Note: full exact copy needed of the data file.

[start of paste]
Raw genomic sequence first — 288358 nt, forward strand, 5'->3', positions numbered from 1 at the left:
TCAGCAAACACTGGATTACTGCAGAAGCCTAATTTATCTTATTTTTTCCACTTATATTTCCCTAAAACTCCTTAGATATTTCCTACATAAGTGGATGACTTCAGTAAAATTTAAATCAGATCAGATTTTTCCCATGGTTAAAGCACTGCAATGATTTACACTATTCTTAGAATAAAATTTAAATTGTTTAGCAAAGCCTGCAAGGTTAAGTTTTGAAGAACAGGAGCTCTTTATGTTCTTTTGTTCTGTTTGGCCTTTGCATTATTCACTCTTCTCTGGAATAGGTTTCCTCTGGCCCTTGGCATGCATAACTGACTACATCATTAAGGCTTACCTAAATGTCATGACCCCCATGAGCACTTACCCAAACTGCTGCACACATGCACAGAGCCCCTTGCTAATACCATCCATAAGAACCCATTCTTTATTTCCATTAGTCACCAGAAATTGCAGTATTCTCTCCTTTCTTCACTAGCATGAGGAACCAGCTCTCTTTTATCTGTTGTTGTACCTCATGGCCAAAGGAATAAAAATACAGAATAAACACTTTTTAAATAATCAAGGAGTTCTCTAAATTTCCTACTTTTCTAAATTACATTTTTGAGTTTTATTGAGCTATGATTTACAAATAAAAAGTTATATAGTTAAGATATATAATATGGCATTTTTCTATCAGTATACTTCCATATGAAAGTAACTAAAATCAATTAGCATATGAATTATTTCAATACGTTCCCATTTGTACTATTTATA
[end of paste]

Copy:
Raw genomic sequence first — 288358 nt, forward strand, 5'->3', positions numbered from 1 at the left:
TCAGCAAACACTGGATTACTGCAGAAGCCTAATTTATCTTATTTTTTCCACTTATATTTCCCTAAAACTCCTTAGATATTTCCTACATAAGTGGATGACTTCAGTAAAATTTAAATCAGATCAGATTTTTCCCATGGTTAAAGCACTGCAATGATTTACACTATTCTTAGAATAAAATTTAAATTGTTTAGCAAAGCCTGCAAGGTTAAGTTTTGAAGAACAGGAGCTCTTTATGTTCTTTTGTTCTGTTTGGCCTTTGCATTATTCACTCTTCTCTGGAATAGGTTTCCTCTGGCCCTTGGCATGCATAACTGACTACATCATTAAGGCTTACCTAAATGTCATGACCCCCATGAGCACTTACCCAAACTGCTGCACACATGCACAGAGCCCCTTGCTAATACCATCCATAAGAACCCATTCTTTATTTCCATTAGTCACCAGAAATTGCAGTATTCTCTCCTTTCTTCACTAGCATGAGGAACCAGCTCTCTTTTATCTGTTGTTGTACCTCATGGCCAAAGGAATAAAAATACAGAATAAACACTTTTTAAATAATCAAGGAGTTCTCTAAATTTCCTACTTTTCTAAATTACATTTTTGAGTTTTATTGAGCTATGATTTACAAATAAAAAGTTATATAGTTAAGATATATAATATGGCATTTTTCTATCAGTATACTTCCATATGAAAGTAACTAAAATCAATTAGCATATGAATTATTTCAATACGTTCCCATTTGTACTATTTATA